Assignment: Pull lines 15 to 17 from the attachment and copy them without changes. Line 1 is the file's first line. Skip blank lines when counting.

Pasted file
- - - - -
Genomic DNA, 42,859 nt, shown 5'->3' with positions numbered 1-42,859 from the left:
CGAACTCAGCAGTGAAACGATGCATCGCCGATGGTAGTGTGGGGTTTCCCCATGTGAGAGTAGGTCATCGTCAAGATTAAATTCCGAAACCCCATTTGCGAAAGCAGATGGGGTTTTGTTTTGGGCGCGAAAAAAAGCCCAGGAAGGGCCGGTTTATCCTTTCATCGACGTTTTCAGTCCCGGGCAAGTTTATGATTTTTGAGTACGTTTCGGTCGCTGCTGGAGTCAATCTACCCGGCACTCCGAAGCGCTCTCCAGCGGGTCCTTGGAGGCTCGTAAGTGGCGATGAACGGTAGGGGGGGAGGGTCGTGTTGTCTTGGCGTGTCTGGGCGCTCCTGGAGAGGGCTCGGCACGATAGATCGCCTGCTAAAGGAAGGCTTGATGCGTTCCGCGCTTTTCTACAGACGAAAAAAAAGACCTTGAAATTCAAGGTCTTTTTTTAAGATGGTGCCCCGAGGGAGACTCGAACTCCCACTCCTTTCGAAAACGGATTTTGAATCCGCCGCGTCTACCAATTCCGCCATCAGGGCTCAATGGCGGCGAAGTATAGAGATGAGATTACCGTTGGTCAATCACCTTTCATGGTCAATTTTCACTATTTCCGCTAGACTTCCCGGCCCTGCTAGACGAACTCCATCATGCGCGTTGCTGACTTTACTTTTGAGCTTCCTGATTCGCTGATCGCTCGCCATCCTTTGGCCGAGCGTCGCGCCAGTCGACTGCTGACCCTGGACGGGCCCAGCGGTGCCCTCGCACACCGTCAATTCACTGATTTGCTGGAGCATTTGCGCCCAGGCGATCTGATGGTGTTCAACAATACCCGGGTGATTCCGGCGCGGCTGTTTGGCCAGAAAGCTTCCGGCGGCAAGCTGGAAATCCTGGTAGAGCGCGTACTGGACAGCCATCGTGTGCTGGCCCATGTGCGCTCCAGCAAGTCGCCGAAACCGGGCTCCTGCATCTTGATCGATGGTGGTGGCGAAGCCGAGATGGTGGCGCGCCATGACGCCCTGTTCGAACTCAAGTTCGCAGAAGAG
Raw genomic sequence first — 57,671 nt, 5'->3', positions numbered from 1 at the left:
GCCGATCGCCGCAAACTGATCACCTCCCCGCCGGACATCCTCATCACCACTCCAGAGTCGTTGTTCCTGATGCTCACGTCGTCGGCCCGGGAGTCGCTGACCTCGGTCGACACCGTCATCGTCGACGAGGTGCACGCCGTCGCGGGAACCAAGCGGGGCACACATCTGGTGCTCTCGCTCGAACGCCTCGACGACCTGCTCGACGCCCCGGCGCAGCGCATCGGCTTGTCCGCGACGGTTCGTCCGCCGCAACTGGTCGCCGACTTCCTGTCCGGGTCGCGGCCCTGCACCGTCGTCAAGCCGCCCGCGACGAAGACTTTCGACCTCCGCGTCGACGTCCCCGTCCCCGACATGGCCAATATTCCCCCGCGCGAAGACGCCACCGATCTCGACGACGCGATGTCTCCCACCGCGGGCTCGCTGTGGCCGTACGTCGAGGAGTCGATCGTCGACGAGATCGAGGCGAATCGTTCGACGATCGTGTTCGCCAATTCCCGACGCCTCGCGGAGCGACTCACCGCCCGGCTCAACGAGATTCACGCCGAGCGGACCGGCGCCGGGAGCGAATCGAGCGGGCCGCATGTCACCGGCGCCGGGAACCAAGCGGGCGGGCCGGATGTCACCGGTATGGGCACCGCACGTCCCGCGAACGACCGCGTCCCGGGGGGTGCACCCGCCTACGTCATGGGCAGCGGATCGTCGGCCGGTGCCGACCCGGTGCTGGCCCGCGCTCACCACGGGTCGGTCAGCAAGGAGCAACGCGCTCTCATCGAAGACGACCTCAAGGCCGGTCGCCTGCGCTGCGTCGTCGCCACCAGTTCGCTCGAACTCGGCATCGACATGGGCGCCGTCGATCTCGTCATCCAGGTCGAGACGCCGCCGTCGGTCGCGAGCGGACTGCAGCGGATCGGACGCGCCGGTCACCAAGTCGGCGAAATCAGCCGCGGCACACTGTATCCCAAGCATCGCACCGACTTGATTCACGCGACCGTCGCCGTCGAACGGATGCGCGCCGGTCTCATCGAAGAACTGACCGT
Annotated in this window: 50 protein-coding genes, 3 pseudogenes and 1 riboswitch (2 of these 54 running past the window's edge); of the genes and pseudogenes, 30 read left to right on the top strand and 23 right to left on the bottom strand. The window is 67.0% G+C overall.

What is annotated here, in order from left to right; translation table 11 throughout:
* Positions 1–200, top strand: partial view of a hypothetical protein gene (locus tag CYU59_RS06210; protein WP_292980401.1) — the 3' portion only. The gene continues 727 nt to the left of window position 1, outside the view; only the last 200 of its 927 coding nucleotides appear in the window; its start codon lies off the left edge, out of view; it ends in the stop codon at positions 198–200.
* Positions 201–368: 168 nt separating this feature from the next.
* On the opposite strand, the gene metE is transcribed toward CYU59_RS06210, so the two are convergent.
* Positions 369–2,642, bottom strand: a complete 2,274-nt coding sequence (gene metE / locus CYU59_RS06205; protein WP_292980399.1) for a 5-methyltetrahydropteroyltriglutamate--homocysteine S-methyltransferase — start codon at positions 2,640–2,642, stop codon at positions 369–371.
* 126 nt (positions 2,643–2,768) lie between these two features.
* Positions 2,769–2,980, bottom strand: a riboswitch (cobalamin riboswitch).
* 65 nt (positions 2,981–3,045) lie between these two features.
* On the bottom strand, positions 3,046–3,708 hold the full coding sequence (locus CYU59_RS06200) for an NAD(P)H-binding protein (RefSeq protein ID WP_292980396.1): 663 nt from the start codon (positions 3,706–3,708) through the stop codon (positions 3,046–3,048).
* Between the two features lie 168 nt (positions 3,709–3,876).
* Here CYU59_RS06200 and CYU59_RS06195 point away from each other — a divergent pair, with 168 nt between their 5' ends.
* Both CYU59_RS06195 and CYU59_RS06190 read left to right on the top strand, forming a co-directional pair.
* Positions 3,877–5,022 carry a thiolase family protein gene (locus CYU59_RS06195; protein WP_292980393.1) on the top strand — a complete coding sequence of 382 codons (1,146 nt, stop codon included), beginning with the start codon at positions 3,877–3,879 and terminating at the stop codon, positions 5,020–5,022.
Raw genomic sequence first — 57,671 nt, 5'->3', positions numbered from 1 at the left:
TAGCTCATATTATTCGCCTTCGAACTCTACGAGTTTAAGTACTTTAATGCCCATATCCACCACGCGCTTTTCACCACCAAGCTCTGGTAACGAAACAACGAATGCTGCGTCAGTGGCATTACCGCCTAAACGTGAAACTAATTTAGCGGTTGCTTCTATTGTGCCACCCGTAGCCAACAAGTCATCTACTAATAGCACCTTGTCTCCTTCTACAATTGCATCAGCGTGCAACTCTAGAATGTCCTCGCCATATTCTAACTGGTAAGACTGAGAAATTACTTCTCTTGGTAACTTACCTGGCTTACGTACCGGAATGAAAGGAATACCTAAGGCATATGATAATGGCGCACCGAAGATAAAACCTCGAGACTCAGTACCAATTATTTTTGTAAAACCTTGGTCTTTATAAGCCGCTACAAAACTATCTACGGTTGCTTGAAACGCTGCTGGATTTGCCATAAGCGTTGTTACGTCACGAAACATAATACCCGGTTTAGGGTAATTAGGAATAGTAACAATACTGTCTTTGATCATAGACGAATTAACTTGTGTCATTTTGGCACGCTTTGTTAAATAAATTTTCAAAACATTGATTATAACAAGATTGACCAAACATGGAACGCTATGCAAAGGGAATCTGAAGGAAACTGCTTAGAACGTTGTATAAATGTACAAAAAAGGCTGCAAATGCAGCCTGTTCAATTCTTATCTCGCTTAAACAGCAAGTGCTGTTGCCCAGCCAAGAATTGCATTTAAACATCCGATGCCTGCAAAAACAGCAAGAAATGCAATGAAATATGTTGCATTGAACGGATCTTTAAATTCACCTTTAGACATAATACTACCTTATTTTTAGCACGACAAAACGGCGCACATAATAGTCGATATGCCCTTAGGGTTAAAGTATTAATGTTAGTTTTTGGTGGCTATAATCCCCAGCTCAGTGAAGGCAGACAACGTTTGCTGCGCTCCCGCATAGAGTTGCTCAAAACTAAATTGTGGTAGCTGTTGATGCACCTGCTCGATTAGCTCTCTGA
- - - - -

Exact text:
* Between the two features lie 168 nt (positions 3,709–3,876).
* Here CYU59_RS06200 and CYU59_RS06195 point away from each other — a divergent pair, with 168 nt between their 5' ends.
* Both CYU59_RS06195 and CYU59_RS06190 read left to right on the top strand, forming a co-directional pair.